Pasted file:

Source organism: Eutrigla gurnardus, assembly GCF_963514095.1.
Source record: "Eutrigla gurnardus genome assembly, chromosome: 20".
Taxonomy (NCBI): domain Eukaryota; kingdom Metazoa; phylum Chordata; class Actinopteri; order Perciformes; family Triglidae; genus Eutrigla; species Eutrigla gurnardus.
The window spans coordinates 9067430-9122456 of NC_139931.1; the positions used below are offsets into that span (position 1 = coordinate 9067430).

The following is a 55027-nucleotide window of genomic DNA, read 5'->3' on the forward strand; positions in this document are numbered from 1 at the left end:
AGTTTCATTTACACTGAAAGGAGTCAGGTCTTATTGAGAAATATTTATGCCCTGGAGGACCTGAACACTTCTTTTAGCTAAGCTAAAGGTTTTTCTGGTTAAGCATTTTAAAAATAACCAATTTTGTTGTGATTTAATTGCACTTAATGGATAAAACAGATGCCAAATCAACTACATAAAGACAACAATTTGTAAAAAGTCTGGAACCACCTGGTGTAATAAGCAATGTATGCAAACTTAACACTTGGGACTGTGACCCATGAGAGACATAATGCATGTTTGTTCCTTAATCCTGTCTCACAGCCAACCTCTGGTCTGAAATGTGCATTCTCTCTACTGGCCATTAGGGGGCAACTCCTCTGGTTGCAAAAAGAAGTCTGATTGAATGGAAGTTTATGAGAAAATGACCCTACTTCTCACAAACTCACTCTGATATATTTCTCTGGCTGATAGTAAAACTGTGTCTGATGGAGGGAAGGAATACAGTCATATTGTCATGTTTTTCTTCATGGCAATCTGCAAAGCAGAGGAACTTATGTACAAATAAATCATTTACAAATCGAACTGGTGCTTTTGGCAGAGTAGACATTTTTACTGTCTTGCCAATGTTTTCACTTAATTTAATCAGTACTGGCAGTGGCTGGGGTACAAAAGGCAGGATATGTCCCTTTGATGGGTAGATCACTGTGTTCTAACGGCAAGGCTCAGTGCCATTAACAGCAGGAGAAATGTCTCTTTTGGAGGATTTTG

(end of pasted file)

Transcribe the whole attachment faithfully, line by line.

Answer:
Source organism: Eutrigla gurnardus, assembly GCF_963514095.1.
Source record: "Eutrigla gurnardus genome assembly, chromosome: 20".
Taxonomy (NCBI): domain Eukaryota; kingdom Metazoa; phylum Chordata; class Actinopteri; order Perciformes; family Triglidae; genus Eutrigla; species Eutrigla gurnardus.
The window spans coordinates 9067430-9122456 of NC_139931.1; the positions used below are offsets into that span (position 1 = coordinate 9067430).

The following is a 55027-nucleotide window of genomic DNA, read 5'->3' on the forward strand; positions in this document are numbered from 1 at the left end:
AGTTTCATTTACACTGAAAGGAGTCAGGTCTTATTGAGAAATATTTATGCCCTGGAGGACCTGAACACTTCTTTTAGCTAAGCTAAAGGTTTTTCTGGTTAAGCATTTTAAAAATAACCAATTTTGTTGTGATTTAATTGCACTTAATGGATAAAACAGATGCCAAATCAACTACATAAAGACAACAATTTGTAAAAAGTCTGGAACCACCTGGTGTAATAAGCAATGTATGCAAACTTAACACTTGGGACTGTGACCCATGAGAGACATAATGCATGTTTGTTCCTTAATCCTGTCTCACAGCCAACCTCTGGTCTGAAATGTGCATTCTCTCTACTGGCCATTAGGGGGCAACTCCTCTGGTTGCAAAAAGAAGTCTGATTGAATGGAAGTTTATGAGAAAATGACCCTACTTCTCACAAACTCACTCTGATATATTTCTCTGGCTGATAGTAAAACTGTGTCTGATGGAGGGAAGGAATACAGTCATATTGTCATGTTTTTCTTCATGGCAATCTGCAAAGCAGAGGAACTTATGTACAAATAAATCATTTACAAATCGAACTGGTGCTTTTGGCAGAGTAGACATTTTTACTGTCTTGCCAATGTTTTCACTTAATTTAATCAGTACTGGCAGTGGCTGGGGTACAAAAGGCAGGATATGTCCCTTTGATGGGTAGATCACTGTGTTCTAACGGCAAGGCTCAGTGCCATTAACAGCAGGAGAAATGTCTCTTTTGGAGGATTTTG